Writing for the Web

14108561722_2a5c4984da_zWhat websites do you like reading? What ones do you glance at once and never come back to? Have you ever thought that your favorite websites might be just that because of the way the content is presented?

One of the biggest challenges for academic and educational websites is to inform, but not bog down, the website visitor. People are used to being able to quickly digest little snippets of information when they’re looking at a screen, rather than reading long paragraphs of prose.

Good content developed for your website also increases the accessibility and search engine optimization (SEO) of your website by tailoring the words to be concise and descriptive.

Usability.gov states this well:

When writing for the web, using plain language allows users to find what they need, understand what they have found, and then use it to meet their needs. It should also be actionable, findable, and shareable.

It’s important to understand how what you are writing fits into the overall content strategy, what the content life cycle entails, and who is involved in the process.

The way to help people find information on your website is to:

  • Break it up into chunks
  • Use bullets instead of complex sentences
  • Use headers to separate the chunks
  • Put the most important (or a summary of all) information at the top
  • Use short sentences and active voice
  • Use images and white space to give the eye a place to rest between larger chunks of text
  • Use spell check, and proofread your text

What about links?

When you have links on your page, be sure that the text that is linked is actually descriptive. This helps SEO and accessibility, as well as helping to guide the visitor through your site.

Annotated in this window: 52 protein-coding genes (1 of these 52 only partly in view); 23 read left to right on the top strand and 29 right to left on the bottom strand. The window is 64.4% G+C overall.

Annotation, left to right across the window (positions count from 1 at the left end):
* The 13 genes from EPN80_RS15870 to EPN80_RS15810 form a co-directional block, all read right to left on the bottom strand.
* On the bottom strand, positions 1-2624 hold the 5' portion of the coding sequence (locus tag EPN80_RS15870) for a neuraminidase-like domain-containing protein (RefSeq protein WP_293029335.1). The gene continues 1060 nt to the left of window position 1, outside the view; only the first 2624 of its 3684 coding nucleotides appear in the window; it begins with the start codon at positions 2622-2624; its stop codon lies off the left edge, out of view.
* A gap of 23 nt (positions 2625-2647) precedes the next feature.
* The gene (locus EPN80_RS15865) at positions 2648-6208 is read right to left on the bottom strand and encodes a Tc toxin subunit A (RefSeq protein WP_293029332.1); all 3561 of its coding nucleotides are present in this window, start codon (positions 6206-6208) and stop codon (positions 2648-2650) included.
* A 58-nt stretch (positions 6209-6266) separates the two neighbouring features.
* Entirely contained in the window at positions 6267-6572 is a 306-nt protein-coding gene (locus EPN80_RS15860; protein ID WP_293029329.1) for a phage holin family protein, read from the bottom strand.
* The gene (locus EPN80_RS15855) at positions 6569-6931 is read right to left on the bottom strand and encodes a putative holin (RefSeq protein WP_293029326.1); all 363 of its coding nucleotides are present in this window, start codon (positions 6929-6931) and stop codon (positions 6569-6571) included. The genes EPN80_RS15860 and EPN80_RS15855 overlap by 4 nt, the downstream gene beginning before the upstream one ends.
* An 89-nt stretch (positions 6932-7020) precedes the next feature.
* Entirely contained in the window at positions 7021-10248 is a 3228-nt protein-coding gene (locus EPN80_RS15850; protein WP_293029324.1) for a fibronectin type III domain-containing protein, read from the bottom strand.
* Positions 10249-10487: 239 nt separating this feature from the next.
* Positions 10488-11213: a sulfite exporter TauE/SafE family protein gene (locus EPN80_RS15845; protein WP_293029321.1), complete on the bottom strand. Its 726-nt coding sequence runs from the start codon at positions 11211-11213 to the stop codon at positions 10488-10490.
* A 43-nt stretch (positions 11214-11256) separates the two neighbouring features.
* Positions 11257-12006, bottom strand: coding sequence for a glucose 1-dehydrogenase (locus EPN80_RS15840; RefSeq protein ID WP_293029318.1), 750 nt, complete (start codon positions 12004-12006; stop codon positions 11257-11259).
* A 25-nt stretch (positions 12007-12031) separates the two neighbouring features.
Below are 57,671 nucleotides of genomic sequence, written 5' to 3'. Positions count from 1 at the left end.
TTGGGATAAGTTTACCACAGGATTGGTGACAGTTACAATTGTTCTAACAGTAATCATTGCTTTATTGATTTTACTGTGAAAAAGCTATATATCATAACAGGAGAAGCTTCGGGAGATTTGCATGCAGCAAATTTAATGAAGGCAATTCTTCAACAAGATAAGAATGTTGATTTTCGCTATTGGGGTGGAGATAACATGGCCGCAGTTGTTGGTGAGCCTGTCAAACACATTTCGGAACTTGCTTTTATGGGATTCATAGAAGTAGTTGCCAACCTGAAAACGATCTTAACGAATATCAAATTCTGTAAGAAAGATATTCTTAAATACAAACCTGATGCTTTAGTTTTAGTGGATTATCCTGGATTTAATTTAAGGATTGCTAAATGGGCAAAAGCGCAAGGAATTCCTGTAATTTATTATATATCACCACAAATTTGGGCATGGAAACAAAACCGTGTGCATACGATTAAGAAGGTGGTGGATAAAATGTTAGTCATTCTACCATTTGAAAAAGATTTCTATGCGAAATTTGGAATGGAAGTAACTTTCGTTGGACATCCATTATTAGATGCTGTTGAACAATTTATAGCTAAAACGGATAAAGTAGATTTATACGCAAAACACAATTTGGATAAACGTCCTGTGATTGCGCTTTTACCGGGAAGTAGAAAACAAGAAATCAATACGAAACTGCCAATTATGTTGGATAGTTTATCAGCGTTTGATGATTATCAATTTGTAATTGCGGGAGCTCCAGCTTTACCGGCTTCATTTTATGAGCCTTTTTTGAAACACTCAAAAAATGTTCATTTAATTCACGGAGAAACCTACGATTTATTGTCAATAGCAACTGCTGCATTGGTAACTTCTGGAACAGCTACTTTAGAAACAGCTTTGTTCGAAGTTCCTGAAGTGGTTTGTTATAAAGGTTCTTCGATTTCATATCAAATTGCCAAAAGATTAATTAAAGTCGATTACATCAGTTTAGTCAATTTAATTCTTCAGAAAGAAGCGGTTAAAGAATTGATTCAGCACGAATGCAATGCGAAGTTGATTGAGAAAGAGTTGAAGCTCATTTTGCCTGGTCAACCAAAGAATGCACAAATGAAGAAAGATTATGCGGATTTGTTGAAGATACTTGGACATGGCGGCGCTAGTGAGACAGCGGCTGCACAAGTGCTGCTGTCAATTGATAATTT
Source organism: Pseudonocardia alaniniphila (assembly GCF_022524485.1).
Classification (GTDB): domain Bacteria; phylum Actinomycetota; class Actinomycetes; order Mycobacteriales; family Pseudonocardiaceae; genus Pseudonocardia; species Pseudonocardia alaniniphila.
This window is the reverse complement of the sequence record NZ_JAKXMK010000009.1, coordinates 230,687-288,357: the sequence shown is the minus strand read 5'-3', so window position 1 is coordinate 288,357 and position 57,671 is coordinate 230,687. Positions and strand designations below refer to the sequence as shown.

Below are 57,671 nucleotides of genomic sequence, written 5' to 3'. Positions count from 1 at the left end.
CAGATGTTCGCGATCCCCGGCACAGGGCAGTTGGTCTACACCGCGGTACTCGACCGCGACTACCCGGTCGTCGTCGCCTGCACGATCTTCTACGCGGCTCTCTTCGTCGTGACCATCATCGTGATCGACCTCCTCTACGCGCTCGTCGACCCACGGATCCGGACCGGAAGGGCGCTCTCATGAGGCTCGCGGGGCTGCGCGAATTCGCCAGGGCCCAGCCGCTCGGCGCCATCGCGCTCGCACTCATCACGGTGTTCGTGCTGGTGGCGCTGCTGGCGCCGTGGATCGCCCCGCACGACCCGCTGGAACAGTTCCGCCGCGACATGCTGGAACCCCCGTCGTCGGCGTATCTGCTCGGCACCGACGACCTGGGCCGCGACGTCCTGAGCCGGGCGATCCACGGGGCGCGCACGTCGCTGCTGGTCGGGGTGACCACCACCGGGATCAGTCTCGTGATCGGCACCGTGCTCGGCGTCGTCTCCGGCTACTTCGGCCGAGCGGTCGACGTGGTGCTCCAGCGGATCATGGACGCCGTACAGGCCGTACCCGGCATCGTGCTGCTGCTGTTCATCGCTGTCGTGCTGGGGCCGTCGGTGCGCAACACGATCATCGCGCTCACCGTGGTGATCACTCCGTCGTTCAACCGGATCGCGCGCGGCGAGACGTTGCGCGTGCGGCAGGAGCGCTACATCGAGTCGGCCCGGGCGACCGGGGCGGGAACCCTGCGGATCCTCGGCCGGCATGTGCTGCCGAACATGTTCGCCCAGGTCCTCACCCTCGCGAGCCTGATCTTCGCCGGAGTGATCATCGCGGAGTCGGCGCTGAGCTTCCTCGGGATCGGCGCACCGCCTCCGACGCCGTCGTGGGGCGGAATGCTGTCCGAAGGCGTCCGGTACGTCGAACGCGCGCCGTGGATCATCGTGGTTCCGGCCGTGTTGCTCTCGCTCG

Don’t rely on “Learn more” or “Read more” all the time.

Instead, write: “Learn more about beef cattle.” or “Read more about Virginia Tech’s biochemistry research.”

It is longer, but by linking full text instead of generic words, you help the visitor know where they are going next.

How is tone important?

People respond to pages that appear to be written for them. If your audience is a little more casual, then make the language a little more casual. If you have a broad audience, don’t be too formal or too casual — you’ll end up losing everyone. Stay away from jargon, and if you have to use it, be prepared to provide links to definitions or a glossary. Write as a representative of your larger unit’s brand, not just as yourself, the individual (except in the case of your own personal website).

Resources and sources


About Susan Gill

Web Project Manager, Office of Communications and Marketing, 133 Smyth Hall, Virginia Tech, 540-231-6630
This entry was posted in Communications, Social Media and tagged , , . Bookmark the permalink.

1 Response to Writing for the Web

  1. Pingback: Strategies for Better Communication recent posts | Insights

Leave a Reply

Your email address will not be published.